Sitka spruce: some history + splitting question

mar13

Feeling the Heat
Nov 5, 2018
408
California redwood coast
First, a little interesting history ( https://www.google.com/amp/s/thecasemateblog.wordpress.com/2017/11/29/the-tree-that-shaped-early-aviation/amp/
)

On that note, Sitka Spruce can have some fairly low density and lots pitch. For that type of wood, would you create larger splits to slow down its burn rate? The last time I had ample amounts of a new wood species (alder) I split them too large for my mild climate which doesn't produce strong stove draft & hard to tightly pack large splits into the stove well. Not to mentiot I hadn't had a winter yet with the new stove.

Guess work like this makes you wait a year or so to test things out.
 
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ABMax24

Minister of Fire
Small splits are good for kindling and fire starting, medium splits are normally what I make and then mix it with pine or birch. I don't make large spruce splits very often, I find they leave a foam like charcoal behind that would rather go out than burn down. But I don't really make very large splits of any species.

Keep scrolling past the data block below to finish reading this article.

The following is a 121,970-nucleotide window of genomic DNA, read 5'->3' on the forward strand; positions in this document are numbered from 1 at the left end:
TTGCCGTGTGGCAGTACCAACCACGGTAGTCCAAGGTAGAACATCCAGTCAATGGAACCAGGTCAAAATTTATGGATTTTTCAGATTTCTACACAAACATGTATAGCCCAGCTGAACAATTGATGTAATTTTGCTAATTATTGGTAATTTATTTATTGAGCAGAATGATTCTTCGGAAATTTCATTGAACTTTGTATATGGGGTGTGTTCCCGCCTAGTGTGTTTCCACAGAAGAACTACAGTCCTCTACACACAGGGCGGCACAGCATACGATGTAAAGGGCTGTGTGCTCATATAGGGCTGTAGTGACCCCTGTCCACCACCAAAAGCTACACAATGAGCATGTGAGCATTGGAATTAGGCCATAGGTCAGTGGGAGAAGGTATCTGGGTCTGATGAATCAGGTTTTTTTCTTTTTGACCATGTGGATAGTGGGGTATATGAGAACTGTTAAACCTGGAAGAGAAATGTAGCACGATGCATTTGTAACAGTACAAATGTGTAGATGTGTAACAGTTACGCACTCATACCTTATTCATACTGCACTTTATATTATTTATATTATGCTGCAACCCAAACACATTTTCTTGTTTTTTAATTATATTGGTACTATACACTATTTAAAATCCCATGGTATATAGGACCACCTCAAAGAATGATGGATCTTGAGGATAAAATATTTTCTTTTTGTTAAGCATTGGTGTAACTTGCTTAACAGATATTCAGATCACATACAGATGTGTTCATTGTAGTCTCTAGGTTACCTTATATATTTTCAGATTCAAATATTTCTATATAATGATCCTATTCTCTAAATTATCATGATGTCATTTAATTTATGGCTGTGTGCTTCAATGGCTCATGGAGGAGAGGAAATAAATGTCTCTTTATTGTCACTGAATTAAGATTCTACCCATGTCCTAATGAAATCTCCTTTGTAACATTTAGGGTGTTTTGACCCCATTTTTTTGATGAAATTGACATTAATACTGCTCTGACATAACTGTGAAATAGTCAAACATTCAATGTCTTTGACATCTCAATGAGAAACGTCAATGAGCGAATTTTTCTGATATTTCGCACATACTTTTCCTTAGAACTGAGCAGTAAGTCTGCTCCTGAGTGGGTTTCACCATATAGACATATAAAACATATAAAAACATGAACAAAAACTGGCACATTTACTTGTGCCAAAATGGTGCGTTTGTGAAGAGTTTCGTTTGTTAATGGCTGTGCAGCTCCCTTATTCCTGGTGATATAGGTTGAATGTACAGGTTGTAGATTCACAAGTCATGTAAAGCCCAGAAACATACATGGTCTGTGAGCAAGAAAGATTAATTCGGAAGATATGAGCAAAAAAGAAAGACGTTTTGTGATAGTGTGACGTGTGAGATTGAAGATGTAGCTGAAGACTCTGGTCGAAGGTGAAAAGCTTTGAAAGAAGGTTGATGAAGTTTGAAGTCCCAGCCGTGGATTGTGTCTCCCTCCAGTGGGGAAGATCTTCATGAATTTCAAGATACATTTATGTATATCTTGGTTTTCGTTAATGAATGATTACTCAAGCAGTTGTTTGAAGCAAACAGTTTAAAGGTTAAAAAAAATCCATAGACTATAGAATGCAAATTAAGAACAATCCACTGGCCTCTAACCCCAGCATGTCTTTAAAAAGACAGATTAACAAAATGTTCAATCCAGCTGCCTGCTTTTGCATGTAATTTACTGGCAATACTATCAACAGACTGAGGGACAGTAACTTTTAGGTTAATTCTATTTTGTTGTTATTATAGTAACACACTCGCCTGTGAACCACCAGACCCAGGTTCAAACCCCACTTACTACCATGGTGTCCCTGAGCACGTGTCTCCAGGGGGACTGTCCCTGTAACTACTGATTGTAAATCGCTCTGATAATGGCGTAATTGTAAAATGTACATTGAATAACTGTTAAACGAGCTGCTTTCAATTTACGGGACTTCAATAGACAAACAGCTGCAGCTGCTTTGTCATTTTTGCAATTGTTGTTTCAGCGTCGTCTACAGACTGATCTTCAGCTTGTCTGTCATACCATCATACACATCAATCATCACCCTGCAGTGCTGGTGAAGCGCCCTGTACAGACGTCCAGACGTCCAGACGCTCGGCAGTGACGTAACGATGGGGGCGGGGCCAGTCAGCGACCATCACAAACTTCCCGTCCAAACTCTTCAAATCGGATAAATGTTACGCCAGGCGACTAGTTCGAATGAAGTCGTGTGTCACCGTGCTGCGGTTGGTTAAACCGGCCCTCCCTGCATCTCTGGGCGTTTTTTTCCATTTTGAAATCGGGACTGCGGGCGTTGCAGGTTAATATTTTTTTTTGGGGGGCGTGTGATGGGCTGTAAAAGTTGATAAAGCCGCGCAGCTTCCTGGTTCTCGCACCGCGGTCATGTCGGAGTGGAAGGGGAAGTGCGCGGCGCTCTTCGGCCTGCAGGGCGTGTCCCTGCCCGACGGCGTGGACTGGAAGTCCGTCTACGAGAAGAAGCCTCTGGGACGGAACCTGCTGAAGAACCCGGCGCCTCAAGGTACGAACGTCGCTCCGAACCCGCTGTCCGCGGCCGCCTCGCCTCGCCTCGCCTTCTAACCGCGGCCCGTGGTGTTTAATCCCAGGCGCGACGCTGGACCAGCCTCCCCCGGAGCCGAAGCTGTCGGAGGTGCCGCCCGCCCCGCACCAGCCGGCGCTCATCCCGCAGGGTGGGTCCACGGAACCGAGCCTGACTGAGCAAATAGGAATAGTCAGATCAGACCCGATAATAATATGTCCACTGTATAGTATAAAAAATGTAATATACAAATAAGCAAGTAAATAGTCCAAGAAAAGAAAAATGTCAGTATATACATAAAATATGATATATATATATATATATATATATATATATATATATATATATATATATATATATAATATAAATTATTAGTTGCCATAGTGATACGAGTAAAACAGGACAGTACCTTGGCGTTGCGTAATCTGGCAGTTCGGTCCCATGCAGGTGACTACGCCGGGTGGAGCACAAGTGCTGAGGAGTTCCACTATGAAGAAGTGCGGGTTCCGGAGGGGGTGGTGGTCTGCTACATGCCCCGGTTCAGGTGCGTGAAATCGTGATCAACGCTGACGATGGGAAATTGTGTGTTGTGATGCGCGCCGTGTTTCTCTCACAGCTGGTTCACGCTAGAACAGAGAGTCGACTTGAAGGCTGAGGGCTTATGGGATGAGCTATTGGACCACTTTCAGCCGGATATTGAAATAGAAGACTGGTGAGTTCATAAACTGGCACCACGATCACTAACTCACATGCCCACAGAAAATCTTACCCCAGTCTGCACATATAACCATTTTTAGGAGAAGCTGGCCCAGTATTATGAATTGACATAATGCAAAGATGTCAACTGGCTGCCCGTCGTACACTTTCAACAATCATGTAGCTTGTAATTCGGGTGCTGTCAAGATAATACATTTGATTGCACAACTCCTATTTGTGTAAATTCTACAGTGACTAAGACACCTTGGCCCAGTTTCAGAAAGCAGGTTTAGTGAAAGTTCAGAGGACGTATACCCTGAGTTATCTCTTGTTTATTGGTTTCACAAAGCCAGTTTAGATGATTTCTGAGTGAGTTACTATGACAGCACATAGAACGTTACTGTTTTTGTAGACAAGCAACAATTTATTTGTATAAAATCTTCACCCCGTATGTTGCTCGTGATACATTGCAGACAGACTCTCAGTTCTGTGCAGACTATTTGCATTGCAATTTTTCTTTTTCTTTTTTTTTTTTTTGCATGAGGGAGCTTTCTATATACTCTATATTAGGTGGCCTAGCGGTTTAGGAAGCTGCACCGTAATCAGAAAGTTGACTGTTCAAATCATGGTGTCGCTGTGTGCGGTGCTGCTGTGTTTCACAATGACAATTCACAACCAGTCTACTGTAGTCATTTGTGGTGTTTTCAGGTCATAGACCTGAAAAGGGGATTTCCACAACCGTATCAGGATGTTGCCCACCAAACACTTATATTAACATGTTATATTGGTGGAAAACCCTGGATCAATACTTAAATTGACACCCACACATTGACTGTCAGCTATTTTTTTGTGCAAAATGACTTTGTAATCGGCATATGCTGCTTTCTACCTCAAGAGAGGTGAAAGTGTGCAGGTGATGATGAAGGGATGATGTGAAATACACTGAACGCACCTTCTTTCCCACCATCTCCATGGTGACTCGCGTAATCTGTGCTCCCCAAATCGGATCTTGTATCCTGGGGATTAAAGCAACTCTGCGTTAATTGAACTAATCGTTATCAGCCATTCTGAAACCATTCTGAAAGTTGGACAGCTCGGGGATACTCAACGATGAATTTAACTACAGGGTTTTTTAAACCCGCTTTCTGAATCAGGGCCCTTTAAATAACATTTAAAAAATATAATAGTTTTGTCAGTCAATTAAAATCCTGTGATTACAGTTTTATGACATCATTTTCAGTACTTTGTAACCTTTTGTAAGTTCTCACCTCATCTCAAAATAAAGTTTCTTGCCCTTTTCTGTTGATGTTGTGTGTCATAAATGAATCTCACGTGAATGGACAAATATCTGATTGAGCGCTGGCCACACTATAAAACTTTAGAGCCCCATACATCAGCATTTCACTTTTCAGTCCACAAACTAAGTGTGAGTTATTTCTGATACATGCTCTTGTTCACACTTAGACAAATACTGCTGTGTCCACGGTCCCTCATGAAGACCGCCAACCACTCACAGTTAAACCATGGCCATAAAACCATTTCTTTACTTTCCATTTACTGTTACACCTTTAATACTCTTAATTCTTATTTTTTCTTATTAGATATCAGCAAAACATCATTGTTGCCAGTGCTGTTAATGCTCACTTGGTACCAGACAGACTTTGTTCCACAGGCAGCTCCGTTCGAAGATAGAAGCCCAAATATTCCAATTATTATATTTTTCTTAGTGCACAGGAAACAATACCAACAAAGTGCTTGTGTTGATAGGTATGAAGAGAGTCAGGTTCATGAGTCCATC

I find Spruce needs a little more primary air than other species to burn properly, I think this to it's low density, but I'm really not 100% sure this explains it.

The Sitka Spruce is an amazing tree, never seen such an old or tall tree before. We seen the large one in Kitimat BC, which at one point was the largest living Sitka in BC, something like 37feet in circumference at its base, and 160ft tall.
 

Riteway

Member
Jul 27, 2020
102
Kitsap County, WA
Sitka spruce is an interesting wood...it has a very high strength-to-weight ratio, so it was used quite a bit in aircraft construction (back in the day). It's also a popular tone wood (think acoustic guitar tops). Specimens in windy areas (like near the ocean) get these gnarly looking burls

 

Poindexter

Minister of Fire
Jun 28, 2014
2,325
Fairbanks, Alaska
Keep an eye on grain patterns as you are working it. Tonewood quality Sitka Spruce is worth big dollars. Big big dollars.
 

mar13

Feeling the Heat
Nov 5, 2018
408
California redwood coast
Keep an eye on grain patterns as you are working it. Tonewood quality Sitka Spruce is worth big dollars. Big big dollars.
I have a neighbor who has a guitar making company, so I'll ask him if I see anything of interest. I think my wood is too new growth to be worth much.